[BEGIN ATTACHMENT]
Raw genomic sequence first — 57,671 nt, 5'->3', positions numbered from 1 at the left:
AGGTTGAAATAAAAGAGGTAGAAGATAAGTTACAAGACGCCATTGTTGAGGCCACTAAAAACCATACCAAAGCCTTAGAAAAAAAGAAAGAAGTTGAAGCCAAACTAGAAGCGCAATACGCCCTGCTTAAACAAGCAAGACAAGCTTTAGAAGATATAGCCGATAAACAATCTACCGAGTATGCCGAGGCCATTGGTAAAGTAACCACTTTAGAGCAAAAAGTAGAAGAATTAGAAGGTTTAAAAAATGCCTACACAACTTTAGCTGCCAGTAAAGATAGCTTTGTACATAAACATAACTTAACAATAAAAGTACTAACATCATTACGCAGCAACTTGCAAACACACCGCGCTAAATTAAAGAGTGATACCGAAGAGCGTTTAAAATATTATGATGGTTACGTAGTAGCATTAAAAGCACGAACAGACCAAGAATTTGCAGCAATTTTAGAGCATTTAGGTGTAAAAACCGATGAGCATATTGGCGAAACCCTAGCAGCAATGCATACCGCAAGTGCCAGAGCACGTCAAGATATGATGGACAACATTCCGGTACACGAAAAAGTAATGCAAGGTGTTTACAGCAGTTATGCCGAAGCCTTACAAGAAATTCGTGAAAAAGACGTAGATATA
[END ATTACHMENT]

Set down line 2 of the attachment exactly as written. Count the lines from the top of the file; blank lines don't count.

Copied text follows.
AGGTTGAAATAAAAGAGGTAGAAGATAAGTTACAAGACGCCATTGTTGAGGCCACTAAAAACCATACCAAAGCCTTAGAAAAAAAGAAAGAAGTTGAAGCCAAACTAGAAGCGCAATACGCCCTGCTTAAACAAGCAAGACAAGCTTTAGAAGATATAGCCGATAAACAATCTACCGAGTATGCCGAGGCCATTGGTAAAGTAACCACTTTAGAGCAAAAAGTAGAAGAATTAGAAGGTTTAAAAAATGCCTACACAACTTTAGCTGCCAGTAAAGATAGCTTTGTACATAAACATAACTTAACAATAAAAGTACTAACATCATTACGCAGCAACTTGCAAACACACCGCGCTAAATTAAAGAGTGATACCGAAGAGCGTTTAAAATATTATGATGGTTACGTAGTAGCATTAAAAGCACGAACAGACCAAGAATTTGCAGCAATTTTAGAGCATTTAGGTGTAAAAACCGATGAGCATATTGGCGAAACCCTAGCAGCAATGCATACCGCAAGTGCCAGAGCACGTCAAGATATGATGGACAACATTCCGGTACACGAAAAAGTAATGCAAGGTGTTTACAGCAGTTATGCCGAAGCCTTACAAGAAATTCGTGAAAAAGACGTAGATATA